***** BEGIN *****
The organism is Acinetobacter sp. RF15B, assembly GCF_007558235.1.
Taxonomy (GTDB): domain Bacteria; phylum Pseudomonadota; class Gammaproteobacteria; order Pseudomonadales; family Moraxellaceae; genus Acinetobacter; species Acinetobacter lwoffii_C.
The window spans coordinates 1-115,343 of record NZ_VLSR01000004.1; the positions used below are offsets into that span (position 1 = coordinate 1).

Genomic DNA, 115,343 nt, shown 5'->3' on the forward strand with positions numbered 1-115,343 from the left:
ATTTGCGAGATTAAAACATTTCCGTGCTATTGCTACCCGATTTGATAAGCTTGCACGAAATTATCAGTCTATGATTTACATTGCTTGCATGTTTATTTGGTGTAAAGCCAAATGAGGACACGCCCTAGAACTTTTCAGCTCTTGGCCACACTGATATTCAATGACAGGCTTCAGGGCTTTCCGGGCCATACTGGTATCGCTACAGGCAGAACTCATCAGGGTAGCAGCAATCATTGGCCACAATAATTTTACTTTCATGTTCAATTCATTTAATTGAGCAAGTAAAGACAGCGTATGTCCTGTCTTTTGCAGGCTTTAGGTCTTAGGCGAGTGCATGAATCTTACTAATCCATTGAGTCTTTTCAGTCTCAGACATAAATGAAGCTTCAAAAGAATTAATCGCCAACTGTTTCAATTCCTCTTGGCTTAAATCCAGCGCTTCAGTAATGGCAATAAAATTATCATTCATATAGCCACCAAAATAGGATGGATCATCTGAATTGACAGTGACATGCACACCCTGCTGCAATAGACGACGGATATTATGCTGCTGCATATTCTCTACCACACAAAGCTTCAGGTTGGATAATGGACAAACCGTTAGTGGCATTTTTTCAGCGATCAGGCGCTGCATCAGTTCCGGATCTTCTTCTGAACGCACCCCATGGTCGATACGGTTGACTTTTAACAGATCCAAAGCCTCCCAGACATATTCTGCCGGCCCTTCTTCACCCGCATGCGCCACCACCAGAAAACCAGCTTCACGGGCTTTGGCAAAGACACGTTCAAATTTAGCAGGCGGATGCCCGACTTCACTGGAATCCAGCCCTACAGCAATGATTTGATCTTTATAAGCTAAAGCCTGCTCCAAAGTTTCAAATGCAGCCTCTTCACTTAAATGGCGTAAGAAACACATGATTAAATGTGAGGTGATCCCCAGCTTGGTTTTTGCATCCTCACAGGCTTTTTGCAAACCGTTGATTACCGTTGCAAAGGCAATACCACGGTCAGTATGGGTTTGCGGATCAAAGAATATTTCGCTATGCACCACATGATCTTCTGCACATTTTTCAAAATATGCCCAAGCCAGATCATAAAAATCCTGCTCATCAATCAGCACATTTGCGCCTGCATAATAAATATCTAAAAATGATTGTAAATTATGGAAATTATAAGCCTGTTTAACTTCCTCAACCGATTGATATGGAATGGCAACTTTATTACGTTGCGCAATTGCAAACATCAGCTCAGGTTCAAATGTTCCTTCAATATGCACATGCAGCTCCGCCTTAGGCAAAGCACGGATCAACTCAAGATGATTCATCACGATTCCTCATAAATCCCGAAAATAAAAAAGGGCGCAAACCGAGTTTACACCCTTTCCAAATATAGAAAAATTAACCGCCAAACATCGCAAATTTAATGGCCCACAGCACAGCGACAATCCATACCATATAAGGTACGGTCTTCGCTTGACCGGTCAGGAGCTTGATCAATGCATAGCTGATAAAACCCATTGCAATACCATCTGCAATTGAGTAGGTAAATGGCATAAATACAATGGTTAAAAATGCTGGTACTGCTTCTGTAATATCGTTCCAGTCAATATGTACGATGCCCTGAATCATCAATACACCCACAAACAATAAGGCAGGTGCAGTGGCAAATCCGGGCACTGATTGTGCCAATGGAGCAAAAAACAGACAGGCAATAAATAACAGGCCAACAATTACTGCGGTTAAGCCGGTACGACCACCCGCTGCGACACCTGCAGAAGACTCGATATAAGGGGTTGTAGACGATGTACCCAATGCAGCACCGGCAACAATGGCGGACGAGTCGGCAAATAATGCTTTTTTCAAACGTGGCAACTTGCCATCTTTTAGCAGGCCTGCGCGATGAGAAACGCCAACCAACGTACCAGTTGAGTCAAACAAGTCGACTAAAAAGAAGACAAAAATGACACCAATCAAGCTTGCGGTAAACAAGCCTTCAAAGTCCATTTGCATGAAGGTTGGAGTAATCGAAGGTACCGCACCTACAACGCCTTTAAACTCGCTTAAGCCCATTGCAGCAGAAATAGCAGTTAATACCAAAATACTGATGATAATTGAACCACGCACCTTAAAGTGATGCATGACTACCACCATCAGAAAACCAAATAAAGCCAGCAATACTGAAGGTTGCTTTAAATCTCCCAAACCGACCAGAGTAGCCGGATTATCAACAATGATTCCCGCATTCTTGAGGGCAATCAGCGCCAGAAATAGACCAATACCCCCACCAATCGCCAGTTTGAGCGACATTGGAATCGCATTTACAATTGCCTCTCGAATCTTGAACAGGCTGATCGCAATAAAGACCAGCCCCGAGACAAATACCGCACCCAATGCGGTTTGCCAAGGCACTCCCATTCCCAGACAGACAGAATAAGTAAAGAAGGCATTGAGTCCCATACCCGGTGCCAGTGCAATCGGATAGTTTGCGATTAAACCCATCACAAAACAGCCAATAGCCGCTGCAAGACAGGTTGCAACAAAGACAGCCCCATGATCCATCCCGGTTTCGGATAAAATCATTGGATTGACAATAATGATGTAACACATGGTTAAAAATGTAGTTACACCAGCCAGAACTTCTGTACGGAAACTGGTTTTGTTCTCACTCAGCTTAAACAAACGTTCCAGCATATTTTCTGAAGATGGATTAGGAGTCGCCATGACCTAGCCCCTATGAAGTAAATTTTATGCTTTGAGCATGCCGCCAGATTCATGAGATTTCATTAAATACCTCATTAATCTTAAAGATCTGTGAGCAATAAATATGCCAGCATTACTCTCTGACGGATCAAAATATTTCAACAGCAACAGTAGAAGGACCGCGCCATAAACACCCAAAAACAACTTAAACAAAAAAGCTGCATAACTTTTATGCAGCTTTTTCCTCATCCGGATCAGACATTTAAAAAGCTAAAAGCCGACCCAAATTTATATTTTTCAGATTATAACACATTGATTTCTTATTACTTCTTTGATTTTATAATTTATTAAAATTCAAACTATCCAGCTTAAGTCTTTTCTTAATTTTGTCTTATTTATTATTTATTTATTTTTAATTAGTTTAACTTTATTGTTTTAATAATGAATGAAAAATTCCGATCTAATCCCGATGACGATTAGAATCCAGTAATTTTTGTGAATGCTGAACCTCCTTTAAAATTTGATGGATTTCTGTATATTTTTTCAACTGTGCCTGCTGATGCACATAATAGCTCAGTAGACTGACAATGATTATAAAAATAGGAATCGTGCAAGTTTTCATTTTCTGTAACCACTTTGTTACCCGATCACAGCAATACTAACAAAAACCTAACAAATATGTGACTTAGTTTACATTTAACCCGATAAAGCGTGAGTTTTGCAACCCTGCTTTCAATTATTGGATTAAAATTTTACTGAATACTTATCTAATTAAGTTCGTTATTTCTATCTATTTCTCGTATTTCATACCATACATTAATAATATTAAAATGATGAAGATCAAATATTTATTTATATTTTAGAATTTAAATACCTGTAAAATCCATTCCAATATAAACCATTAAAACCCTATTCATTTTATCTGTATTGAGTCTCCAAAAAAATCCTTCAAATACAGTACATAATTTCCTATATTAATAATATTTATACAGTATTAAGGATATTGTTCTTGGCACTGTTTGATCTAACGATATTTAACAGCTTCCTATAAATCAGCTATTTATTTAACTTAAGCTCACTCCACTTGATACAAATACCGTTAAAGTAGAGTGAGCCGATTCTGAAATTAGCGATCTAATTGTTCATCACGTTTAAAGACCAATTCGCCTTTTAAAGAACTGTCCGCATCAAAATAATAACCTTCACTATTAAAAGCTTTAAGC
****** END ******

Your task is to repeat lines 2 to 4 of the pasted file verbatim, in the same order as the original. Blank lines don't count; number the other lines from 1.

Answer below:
Taxonomy (GTDB): domain Bacteria; phylum Pseudomonadota; class Gammaproteobacteria; order Pseudomonadales; family Moraxellaceae; genus Acinetobacter; species Acinetobacter lwoffii_C.
The window spans coordinates 1-115,343 of record NZ_VLSR01000004.1; the positions used below are offsets into that span (position 1 = coordinate 1).

Genomic DNA, 115,343 nt, shown 5'->3' on the forward strand with positions numbered 1-115,343 from the left: